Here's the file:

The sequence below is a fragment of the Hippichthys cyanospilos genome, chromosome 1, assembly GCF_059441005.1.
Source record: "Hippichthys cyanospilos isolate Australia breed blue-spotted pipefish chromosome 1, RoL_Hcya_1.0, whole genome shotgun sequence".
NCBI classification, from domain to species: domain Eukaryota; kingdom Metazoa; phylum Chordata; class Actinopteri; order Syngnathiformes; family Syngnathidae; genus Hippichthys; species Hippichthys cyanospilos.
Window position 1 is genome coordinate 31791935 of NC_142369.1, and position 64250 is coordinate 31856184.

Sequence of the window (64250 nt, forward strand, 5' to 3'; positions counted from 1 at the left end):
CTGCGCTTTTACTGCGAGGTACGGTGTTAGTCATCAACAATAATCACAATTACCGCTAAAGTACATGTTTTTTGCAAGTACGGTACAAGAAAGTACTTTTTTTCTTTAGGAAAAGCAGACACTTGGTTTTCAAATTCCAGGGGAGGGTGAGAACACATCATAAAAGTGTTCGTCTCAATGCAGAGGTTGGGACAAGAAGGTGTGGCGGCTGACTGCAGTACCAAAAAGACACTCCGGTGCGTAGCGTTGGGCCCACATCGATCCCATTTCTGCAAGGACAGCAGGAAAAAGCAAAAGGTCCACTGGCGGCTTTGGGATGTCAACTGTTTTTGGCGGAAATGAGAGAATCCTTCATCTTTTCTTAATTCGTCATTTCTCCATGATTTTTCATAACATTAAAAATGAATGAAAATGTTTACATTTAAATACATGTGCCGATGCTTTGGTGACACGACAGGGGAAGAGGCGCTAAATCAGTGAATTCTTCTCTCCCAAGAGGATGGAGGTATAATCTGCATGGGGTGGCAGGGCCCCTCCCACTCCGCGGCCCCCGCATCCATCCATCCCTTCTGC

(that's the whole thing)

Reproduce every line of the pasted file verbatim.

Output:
The sequence below is a fragment of the Hippichthys cyanospilos genome, chromosome 1, assembly GCF_059441005.1.
Source record: "Hippichthys cyanospilos isolate Australia breed blue-spotted pipefish chromosome 1, RoL_Hcya_1.0, whole genome shotgun sequence".
NCBI classification, from domain to species: domain Eukaryota; kingdom Metazoa; phylum Chordata; class Actinopteri; order Syngnathiformes; family Syngnathidae; genus Hippichthys; species Hippichthys cyanospilos.
Window position 1 is genome coordinate 31791935 of NC_142369.1, and position 64250 is coordinate 31856184.

Sequence of the window (64250 nt, forward strand, 5' to 3'; positions counted from 1 at the left end):
CTGCGCTTTTACTGCGAGGTACGGTGTTAGTCATCAACAATAATCACAATTACCGCTAAAGTACATGTTTTTTGCAAGTACGGTACAAGAAAGTACTTTTTTTCTTTAGGAAAAGCAGACACTTGGTTTTCAAATTCCAGGGGAGGGTGAGAACACATCATAAAAGTGTTCGTCTCAATGCAGAGGTTGGGACAAGAAGGTGTGGCGGCTGACTGCAGTACCAAAAAGACACTCCGGTGCGTAGCGTTGGGCCCACATCGATCCCATTTCTGCAAGGACAGCAGGAAAAAGCAAAAGGTCCACTGGCGGCTTTGGGATGTCAACTGTTTTTGGCGGAAATGAGAGAATCCTTCATCTTTTCTTAATTCGTCATTTCTCCATGATTTTTCATAACATTAAAAATGAATGAAAATGTTTACATTTAAATACATGTGCCGATGCTTTGGTGACACGACAGGGGAAGAGGCGCTAAATCAGTGAATTCTTCTCTCCCAAGAGGATGGAGGTATAATCTGCATGGGGTGGCAGGGCCCCTCCCACTCCGCGGCCCCCGCATCCATCCATCCCTTCTGC